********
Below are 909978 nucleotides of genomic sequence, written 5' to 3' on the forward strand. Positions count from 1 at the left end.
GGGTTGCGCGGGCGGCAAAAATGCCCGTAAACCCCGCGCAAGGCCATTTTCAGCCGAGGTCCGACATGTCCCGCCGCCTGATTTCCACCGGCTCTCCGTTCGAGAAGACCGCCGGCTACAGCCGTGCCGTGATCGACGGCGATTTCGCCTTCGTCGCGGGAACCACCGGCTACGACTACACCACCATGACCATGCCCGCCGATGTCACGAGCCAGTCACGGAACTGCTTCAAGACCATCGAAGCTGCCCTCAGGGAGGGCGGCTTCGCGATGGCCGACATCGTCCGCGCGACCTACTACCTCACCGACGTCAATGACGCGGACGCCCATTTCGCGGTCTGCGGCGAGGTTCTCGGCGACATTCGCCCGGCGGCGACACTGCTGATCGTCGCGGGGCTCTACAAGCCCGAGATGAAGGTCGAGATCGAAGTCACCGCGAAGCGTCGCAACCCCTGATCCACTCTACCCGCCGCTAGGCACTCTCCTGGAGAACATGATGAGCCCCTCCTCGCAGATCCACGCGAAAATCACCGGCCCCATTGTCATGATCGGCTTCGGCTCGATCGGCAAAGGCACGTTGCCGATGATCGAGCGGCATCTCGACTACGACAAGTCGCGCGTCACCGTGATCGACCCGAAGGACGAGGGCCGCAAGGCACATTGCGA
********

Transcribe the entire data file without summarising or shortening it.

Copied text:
Below are 909978 nucleotides of genomic sequence, written 5' to 3' on the forward strand. Positions count from 1 at the left end.
GGGTTGCGCGGGCGGCAAAAATGCCCGTAAACCCCGCGCAAGGCCATTTTCAGCCGAGGTCCGACATGTCCCGCCGCCTGATTTCCACCGGCTCTCCGTTCGAGAAGACCGCCGGCTACAGCCGTGCCGTGATCGACGGCGATTTCGCCTTCGTCGCGGGAACCACCGGCTACGACTACACCACCATGACCATGCCCGCCGATGTCACGAGCCAGTCACGGAACTGCTTCAAGACCATCGAAGCTGCCCTCAGGGAGGGCGGCTTCGCGATGGCCGACATCGTCCGCGCGACCTACTACCTCACCGACGTCAATGACGCGGACGCCCATTTCGCGGTCTGCGGCGAGGTTCTCGGCGACATTCGCCCGGCGGCGACACTGCTGATCGTCGCGGGGCTCTACAAGCCCGAGATGAAGGTCGAGATCGAAGTCACCGCGAAGCGTCGCAACCCCTGATCCACTCTACCCGCCGCTAGGCACTCTCCTGGAGAACATGATGAGCCCCTCCTCGCAGATCCACGCGAAAATCACCGGCCCCATTGTCATGATCGGCTTCGGCTCGATCGGCAAAGGCACGTTGCCGATGATCGAGCGGCATCTCGACTACGACAAGTCGCGCGTCACCGTGATCGACCCGAAGGACGAGGGCCGCAAGGCACATTGCGA